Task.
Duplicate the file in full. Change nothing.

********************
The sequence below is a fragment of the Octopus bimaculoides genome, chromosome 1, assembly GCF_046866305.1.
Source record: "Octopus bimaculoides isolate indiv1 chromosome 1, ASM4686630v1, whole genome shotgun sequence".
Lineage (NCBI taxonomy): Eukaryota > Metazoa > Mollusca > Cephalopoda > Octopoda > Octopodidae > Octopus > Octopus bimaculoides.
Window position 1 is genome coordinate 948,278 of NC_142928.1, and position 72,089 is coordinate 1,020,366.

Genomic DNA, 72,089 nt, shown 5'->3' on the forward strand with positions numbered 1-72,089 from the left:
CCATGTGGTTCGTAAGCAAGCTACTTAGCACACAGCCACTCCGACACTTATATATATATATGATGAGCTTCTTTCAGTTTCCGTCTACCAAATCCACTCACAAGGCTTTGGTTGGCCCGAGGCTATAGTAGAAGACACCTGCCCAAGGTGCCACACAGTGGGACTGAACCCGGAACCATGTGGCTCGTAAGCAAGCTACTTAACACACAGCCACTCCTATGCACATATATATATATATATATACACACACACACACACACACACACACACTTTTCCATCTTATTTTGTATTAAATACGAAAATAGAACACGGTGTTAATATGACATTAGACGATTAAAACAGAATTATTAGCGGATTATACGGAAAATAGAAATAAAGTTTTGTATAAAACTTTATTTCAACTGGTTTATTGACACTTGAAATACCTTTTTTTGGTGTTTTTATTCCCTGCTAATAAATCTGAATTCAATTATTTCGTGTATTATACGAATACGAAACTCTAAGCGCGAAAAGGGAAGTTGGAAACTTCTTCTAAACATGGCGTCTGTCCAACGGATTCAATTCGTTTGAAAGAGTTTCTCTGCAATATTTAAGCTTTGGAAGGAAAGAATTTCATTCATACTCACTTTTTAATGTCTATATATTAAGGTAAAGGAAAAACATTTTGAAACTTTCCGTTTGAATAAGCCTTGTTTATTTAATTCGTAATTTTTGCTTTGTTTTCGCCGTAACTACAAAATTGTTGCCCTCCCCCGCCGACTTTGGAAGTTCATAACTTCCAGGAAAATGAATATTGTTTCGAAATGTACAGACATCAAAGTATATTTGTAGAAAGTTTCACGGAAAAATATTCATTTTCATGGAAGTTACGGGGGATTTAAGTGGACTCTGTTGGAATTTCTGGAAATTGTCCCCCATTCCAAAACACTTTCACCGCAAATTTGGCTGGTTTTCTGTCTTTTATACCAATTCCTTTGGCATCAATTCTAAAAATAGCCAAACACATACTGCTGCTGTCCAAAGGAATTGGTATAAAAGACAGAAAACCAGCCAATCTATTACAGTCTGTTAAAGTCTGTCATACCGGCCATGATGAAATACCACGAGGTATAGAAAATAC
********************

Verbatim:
The sequence below is a fragment of the Octopus bimaculoides genome, chromosome 1, assembly GCF_046866305.1.
Source record: "Octopus bimaculoides isolate indiv1 chromosome 1, ASM4686630v1, whole genome shotgun sequence".
Lineage (NCBI taxonomy): Eukaryota > Metazoa > Mollusca > Cephalopoda > Octopoda > Octopodidae > Octopus > Octopus bimaculoides.
Window position 1 is genome coordinate 948,278 of NC_142928.1, and position 72,089 is coordinate 1,020,366.

Genomic DNA, 72,089 nt, shown 5'->3' on the forward strand with positions numbered 1-72,089 from the left:
CCATGTGGTTCGTAAGCAAGCTACTTAGCACACAGCCACTCCGACACTTATATATATATATGATGAGCTTCTTTCAGTTTCCGTCTACCAAATCCACTCACAAGGCTTTGGTTGGCCCGAGGCTATAGTAGAAGACACCTGCCCAAGGTGCCACACAGTGGGACTGAACCCGGAACCATGTGGCTCGTAAGCAAGCTACTTAACACACAGCCACTCCTATGCACATATATATATATATATATACACACACACACACACACACACACACACTTTTCCATCTTATTTTGTATTAAATACGAAAATAGAACACGGTGTTAATATGACATTAGACGATTAAAACAGAATTATTAGCGGATTATACGGAAAATAGAAATAAAGTTTTGTATAAAACTTTATTTCAACTGGTTTATTGACACTTGAAATACCTTTTTTTGGTGTTTTTATTCCCTGCTAATAAATCTGAATTCAATTATTTCGTGTATTATACGAATACGAAACTCTAAGCGCGAAAAGGGAAGTTGGAAACTTCTTCTAAACATGGCGTCTGTCCAACGGATTCAATTCGTTTGAAAGAGTTTCTCTGCAATATTTAAGCTTTGGAAGGAAAGAATTTCATTCATACTCACTTTTTAATGTCTATATATTAAGGTAAAGGAAAAACATTTTGAAACTTTCCGTTTGAATAAGCCTTGTTTATTTAATTCGTAATTTTTGCTTTGTTTTCGCCGTAACTACAAAATTGTTGCCCTCCCCCGCCGACTTTGGAAGTTCATAACTTCCAGGAAAATGAATATTGTTTCGAAATGTACAGACATCAAAGTATATTTGTAGAAAGTTTCACGGAAAAATATTCATTTTCATGGAAGTTACGGGGGATTTAAGTGGACTCTGTTGGAATTTCTGGAAATTGTCCCCCATTCCAAAACACTTTCACCGCAAATTTGGCTGGTTTTCTGTCTTTTATACCAATTCCTTTGGCATCAATTCTAAAAATAGCCAAACACATACTGCTGCTGTCCAAAGGAATTGGTATAAAAGACAGAAAACCAGCCAATCTATTACAGTCTGTTAAAGTCTGTCATACCGGCCATGATGAAATACCACGAGGTATAGAAAATAC